griddatan

Interpolate N-D scattered data

Description

example

vq = griddatan(x,v,xq) fits a hypersurface of the form v = f(x) to the sample points x with values v. The griddatan function interpolates the surface at the query points specified by xq and returns the interpolated values, vq. The surface always passes through the data points defined by x and v.

example

vq = griddatan(x,v,xq,method) specifies the interpolation method used to compute vq. Options are 'linear' or 'nearest'.

vq = griddatan(x,v,xq,method,options) specifies a cell array of character vectors, options, to be used in Qhull via delaunayn.

Examples

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Interpolate a 4-D scattered data set and visualize a 3-D isosurface of the interpolated data.

Create a scattered set of sample points.

rng('default')
X = 2*rand([5000 3])-1;
Y = sum(X.^2,2);

Create x, y, and z grids to use as the 3-D set of query points, and interpolate the scattered data at these points.

d = -0.8:0.05:0.8;
[y0,x0,z0] = ndgrid(d,d,d);
XI = [x0(:) y0(:) z0(:)];
YI = griddatan(X,Y,XI);

Since it is difficult to visualize 4-D data sets, use isosurface at 0.8 to visualize the interpolation result.

YI = reshape(YI, size(x0));
p = patch(isosurface(x0,y0,z0,YI,0.8));
isonormals(x0,y0,z0,YI,p)
p.FaceColor = 'blue';
p.EdgeColor = 'none';
view(3)
axis equal
camlight
lighting phong Use nearest neighbor interpolation on a 3-D data set.

Create a sample 3-D data set. The matrix X contains the xyz locations of the observed data, and v contains the (randomly generated) observed data. This type of data set could represent, for example, oxygen levels in ocean water at these locations.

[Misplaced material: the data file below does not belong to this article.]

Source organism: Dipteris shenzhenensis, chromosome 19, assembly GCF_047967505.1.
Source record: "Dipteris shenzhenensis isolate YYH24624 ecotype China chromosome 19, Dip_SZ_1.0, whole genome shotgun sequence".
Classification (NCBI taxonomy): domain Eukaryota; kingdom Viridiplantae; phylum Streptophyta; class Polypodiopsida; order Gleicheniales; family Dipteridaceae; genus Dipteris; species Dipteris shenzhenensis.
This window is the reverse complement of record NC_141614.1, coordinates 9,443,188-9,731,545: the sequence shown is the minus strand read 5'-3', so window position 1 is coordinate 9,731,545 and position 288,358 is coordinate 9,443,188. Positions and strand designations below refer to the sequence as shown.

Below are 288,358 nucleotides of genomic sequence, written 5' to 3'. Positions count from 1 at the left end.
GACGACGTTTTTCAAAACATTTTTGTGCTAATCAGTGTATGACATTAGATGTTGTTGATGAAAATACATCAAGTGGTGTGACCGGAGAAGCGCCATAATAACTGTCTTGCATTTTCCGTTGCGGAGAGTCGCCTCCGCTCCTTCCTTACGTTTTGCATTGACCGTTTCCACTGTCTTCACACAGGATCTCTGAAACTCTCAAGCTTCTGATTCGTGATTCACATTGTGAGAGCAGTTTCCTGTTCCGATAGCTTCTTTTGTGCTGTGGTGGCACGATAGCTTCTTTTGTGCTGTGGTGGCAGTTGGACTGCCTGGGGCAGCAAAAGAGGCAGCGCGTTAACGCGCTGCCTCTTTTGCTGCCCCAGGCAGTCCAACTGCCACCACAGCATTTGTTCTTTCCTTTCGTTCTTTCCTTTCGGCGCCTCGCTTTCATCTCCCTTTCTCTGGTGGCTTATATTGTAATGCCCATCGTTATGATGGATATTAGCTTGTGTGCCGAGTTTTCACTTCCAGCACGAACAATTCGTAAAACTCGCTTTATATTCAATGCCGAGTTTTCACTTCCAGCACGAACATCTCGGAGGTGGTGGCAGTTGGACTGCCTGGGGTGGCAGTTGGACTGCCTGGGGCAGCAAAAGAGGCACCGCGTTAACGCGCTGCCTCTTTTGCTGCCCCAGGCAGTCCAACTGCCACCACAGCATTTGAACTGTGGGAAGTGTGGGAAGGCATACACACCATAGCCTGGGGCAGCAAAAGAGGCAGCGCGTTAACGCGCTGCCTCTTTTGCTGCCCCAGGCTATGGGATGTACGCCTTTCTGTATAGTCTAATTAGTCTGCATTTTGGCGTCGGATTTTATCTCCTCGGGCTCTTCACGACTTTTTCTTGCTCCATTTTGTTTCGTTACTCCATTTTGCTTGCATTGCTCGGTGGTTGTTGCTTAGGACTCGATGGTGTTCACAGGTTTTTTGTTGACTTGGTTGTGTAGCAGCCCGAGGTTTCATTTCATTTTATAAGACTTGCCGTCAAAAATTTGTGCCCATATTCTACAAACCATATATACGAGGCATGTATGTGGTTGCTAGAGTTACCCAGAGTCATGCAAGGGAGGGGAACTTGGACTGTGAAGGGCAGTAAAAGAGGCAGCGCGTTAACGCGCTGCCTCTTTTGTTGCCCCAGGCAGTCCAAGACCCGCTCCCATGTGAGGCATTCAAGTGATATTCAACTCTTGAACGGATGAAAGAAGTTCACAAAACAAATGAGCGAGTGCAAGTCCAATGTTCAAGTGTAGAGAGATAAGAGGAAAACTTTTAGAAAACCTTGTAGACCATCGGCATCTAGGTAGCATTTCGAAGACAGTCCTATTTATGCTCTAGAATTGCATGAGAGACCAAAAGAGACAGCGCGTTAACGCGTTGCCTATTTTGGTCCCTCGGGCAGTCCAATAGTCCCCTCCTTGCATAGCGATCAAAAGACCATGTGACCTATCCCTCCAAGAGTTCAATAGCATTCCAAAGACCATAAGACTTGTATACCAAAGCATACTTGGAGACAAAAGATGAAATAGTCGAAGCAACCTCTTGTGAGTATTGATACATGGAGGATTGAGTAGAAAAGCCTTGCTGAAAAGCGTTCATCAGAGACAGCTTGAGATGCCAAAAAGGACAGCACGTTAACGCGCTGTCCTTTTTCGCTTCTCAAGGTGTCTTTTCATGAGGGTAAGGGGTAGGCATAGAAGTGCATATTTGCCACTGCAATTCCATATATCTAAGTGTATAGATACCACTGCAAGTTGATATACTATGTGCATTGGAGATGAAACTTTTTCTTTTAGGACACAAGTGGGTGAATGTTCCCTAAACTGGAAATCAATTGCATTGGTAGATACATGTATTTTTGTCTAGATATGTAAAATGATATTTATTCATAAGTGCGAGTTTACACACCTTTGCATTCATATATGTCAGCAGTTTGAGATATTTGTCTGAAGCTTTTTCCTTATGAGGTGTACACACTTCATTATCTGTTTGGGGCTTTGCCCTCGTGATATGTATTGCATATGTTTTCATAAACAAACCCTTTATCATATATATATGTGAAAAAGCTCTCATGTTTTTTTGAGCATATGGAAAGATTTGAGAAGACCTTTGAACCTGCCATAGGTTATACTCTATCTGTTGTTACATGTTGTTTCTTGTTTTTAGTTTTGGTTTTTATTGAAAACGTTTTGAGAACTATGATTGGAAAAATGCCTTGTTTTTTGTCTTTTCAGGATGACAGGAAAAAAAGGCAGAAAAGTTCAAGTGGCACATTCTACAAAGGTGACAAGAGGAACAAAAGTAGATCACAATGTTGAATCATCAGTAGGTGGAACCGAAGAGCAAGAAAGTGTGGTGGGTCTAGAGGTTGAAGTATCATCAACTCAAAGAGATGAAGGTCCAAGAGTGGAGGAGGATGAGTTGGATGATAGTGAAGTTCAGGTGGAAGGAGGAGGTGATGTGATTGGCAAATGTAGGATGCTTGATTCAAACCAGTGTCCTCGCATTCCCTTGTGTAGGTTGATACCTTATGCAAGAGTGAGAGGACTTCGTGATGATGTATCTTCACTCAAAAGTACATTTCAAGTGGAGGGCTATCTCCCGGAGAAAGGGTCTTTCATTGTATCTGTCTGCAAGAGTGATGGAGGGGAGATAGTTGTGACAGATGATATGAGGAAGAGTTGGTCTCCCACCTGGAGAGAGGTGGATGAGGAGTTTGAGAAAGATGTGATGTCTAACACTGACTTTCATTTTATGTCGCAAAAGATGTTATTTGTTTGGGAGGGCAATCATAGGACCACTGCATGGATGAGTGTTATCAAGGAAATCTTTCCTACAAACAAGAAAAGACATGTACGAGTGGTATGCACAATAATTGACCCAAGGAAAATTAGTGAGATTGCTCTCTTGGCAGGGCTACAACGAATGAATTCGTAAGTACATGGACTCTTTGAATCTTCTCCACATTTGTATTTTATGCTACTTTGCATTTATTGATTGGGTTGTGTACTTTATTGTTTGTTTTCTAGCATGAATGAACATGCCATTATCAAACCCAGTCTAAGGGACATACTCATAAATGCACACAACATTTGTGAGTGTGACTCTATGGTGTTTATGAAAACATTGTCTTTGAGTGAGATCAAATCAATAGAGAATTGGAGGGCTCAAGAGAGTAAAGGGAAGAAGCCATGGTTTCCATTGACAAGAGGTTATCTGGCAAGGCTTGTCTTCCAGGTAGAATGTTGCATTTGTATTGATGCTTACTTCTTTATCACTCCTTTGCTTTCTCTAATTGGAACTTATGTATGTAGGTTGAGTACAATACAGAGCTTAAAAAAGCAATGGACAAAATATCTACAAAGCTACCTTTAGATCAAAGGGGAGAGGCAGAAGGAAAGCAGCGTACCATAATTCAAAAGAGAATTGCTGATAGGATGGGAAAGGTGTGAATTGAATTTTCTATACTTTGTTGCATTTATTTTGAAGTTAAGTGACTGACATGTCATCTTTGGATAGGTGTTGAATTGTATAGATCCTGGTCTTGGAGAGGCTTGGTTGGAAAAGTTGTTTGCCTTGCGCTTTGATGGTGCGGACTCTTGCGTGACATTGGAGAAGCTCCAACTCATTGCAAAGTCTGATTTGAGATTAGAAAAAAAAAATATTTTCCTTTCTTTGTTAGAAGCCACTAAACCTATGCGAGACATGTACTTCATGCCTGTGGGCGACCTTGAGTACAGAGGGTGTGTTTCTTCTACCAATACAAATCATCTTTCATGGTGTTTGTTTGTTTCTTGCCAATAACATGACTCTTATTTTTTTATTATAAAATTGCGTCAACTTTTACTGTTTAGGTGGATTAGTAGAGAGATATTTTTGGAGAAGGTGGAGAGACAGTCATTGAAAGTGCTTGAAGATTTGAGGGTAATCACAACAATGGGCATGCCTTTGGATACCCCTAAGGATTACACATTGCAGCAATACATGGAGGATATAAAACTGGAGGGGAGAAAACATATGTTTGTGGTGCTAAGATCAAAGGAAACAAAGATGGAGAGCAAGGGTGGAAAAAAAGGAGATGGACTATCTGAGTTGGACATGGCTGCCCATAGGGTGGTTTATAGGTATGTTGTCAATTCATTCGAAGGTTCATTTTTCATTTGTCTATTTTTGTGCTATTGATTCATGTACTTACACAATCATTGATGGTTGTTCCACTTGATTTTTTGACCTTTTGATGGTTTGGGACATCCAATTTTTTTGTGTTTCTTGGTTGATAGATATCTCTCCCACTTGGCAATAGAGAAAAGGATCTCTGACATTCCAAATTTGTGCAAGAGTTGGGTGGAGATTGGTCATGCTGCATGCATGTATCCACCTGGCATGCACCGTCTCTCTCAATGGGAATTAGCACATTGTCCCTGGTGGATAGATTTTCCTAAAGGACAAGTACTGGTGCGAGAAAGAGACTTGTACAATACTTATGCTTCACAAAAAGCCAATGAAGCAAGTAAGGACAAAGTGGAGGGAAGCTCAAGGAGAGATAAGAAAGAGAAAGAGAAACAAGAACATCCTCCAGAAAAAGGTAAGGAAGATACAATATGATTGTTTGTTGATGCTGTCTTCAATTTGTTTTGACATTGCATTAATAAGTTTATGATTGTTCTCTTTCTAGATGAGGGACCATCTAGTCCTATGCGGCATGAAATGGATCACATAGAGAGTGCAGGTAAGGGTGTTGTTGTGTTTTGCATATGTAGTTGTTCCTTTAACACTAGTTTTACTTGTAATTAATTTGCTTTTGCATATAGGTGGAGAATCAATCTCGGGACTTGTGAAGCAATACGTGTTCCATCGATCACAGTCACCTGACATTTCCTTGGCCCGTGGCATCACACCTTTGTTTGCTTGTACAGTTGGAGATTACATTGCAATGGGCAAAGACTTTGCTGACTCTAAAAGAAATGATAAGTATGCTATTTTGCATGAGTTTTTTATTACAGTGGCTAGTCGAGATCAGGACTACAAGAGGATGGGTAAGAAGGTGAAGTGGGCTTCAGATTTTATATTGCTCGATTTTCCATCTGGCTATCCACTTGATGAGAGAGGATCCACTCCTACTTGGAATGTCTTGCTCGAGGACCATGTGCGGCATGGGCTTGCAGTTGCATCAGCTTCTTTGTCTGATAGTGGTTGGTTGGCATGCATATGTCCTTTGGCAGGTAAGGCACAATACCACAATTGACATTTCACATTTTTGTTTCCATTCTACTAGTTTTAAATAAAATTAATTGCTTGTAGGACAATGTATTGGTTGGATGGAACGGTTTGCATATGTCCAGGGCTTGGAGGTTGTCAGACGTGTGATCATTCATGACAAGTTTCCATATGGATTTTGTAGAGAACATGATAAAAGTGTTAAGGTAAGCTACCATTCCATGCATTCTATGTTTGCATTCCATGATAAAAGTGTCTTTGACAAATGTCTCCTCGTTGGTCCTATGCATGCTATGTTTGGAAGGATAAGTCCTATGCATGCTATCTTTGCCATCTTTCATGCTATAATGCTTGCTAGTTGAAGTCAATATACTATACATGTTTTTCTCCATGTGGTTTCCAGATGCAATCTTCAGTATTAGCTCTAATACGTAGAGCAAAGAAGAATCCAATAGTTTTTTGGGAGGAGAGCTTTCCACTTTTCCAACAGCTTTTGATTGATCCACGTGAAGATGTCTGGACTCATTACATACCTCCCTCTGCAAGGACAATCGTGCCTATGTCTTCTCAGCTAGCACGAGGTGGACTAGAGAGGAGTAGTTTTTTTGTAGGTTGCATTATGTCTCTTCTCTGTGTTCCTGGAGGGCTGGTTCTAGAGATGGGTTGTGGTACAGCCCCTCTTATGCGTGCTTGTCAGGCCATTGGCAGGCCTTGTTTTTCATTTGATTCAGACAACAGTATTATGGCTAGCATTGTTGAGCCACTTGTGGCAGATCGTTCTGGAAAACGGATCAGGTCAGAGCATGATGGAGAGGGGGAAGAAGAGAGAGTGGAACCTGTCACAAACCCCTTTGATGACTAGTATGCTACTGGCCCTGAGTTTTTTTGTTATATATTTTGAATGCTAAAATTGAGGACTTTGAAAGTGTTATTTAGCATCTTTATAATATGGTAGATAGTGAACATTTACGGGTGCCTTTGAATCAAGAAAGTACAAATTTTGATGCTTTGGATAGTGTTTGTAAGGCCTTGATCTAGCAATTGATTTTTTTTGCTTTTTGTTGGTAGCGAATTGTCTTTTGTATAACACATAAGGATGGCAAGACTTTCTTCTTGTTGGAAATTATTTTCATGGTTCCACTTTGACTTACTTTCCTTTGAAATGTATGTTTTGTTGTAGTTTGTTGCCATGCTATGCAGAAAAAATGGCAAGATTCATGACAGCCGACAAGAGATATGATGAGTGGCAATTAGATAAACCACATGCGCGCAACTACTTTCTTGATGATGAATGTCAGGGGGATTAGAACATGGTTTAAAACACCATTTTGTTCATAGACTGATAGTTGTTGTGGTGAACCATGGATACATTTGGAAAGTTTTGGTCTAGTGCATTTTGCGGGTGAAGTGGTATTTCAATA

X = [rand(100,1) rand(100,1) rand(100,1)];
v = rand(100,1);

Use nearest neighbor interpolation to approximate the value of the underlying function at some query points.

[xx,yy,zz] = meshgrid(0.2:0.025:0.8);
xq = [xx(:) yy(:) zz(:)];
vq = griddatan(X,v,xq,'nearest');

Plot slices of the result on top of the sample point locations.

vq = reshape(vq,size(xx));
plot3(X(:,1),X(:,2),X(:,3),'r*')
hold on
slice(xx,yy,zz,vq,[0.2 0.4 0.6 0.8],0.5,0.5) Input Arguments

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Sample point coordinates, specified as a matrix. Specify x as an m-by-n matrix to represent m points in n-dimensional space. The sample points must be unique.

Data Types: single | double

Sample values, specified as a vector. Specify v as a vector of length m, with one value for each sample point (row) specified in x.

If v contains complex numbers, then griddatan interpolates the real and imaginary parts separately.

Data Types: single | double
Complex Number Support: Yes

Query points, specified as a matrix. Specify xq as a p-by-n matrix to represent p points in n-dimensional space. xq is usually created from a uniform grid produced by ndgrid.

Data Types: single | double

Interpolation method, specified as one of the values in this table. These methods are both based on a Delaunay triangulation of the input data.

OptionDescriptionContinuity
'linear' (default)Triangulation-based linear interpolation.C0
'nearest'Nearest neighbor interpolation.Discontinuous

If method is [], then griddatan uses the default 'linear' method.

Data Types: char

Qhull-specific options, specified as a cell array. For a list of supported options, see Qhull Quick Reference.

If options is [], then griddatan uses the default options:

• {'Qt' 'Qbb' 'Qc'} for 2-D and 3-D interpolations.

• {'Qt' 'Qbb' 'Qc' 'Qx'} for interpolations in 4+ dimensions.

If options is {''}, then griddatan does not use any options, not even the defaults.

Data Types: cell

Output Arguments

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Interpolated values, returned as a vector of length p. The interpolated values in vq correspond to the query points (rows) in xq.

Tips

• It is not practical to use griddatan for interpolation in dimensions higher than about 6-D, because the memory required by the underlying triangulation grows exponentially with the number of dimensions.

• Scattered data interpolation with griddatan uses a Delaunay triangulation of the data, so can be sensitive to scaling issues in x. When this occurs, you can use normalize to rescale the data and improve the results. See Normalize Data with Differing Magnitudes for more information.